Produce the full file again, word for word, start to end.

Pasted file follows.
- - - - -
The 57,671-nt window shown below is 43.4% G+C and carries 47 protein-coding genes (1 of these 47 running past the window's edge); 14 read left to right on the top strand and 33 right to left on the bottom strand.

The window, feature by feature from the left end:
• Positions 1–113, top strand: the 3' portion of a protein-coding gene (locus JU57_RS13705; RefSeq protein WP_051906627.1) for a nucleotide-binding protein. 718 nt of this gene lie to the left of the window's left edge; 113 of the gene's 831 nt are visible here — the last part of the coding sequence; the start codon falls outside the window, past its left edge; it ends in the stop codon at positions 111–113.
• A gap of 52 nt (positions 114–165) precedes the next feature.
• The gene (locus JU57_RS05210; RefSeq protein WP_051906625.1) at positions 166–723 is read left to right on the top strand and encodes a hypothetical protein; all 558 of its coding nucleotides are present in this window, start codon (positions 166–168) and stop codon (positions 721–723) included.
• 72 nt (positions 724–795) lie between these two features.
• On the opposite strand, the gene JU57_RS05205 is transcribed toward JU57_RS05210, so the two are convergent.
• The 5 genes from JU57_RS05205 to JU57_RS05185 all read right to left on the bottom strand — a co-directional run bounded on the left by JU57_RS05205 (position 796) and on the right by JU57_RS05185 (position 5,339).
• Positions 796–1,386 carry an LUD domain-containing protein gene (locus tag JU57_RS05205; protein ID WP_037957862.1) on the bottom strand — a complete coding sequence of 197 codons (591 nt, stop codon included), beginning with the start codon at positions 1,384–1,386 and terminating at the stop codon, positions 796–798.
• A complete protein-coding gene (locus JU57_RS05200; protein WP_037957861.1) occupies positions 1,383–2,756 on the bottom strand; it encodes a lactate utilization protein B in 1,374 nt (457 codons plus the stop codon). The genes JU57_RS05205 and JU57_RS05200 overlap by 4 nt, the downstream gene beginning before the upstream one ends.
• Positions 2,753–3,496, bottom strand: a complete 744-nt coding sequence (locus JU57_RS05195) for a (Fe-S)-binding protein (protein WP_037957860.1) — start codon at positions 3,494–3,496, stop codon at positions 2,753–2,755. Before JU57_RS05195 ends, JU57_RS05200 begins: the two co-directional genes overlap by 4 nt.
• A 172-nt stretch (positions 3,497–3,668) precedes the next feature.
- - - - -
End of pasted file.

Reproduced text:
The 57,671-nt window shown below is 43.4% G+C and carries 47 protein-coding genes (1 of these 47 running past the window's edge); 14 read left to right on the top strand and 33 right to left on the bottom strand.

The window, feature by feature from the left end:
• Positions 1–113, top strand: the 3' portion of a protein-coding gene (locus JU57_RS13705; RefSeq protein WP_051906627.1) for a nucleotide-binding protein. 718 nt of this gene lie to the left of the window's left edge; 113 of the gene's 831 nt are visible here — the last part of the coding sequence; the start codon falls outside the window, past its left edge; it ends in the stop codon at positions 111–113.
• A gap of 52 nt (positions 114–165) precedes the next feature.
• The gene (locus JU57_RS05210; RefSeq protein WP_051906625.1) at positions 166–723 is read left to right on the top strand and encodes a hypothetical protein; all 558 of its coding nucleotides are present in this window, start codon (positions 166–168) and stop codon (positions 721–723) included.
• 72 nt (positions 724–795) lie between these two features.
• On the opposite strand, the gene JU57_RS05205 is transcribed toward JU57_RS05210, so the two are convergent.
• The 5 genes from JU57_RS05205 to JU57_RS05185 all read right to left on the bottom strand — a co-directional run bounded on the left by JU57_RS05205 (position 796) and on the right by JU57_RS05185 (position 5,339).
• Positions 796–1,386 carry an LUD domain-containing protein gene (locus tag JU57_RS05205; protein ID WP_037957862.1) on the bottom strand — a complete coding sequence of 197 codons (591 nt, stop codon included), beginning with the start codon at positions 1,384–1,386 and terminating at the stop codon, positions 796–798.
• A complete protein-coding gene (locus JU57_RS05200; protein WP_037957861.1) occupies positions 1,383–2,756 on the bottom strand; it encodes a lactate utilization protein B in 1,374 nt (457 codons plus the stop codon). The genes JU57_RS05205 and JU57_RS05200 overlap by 4 nt, the downstream gene beginning before the upstream one ends.
• Positions 2,753–3,496, bottom strand: a complete 744-nt coding sequence (locus JU57_RS05195) for a (Fe-S)-binding protein (protein WP_037957860.1) — start codon at positions 3,494–3,496, stop codon at positions 2,753–2,755. Before JU57_RS05195 ends, JU57_RS05200 begins: the two co-directional genes overlap by 4 nt.
• A 172-nt stretch (positions 3,497–3,668) precedes the next feature.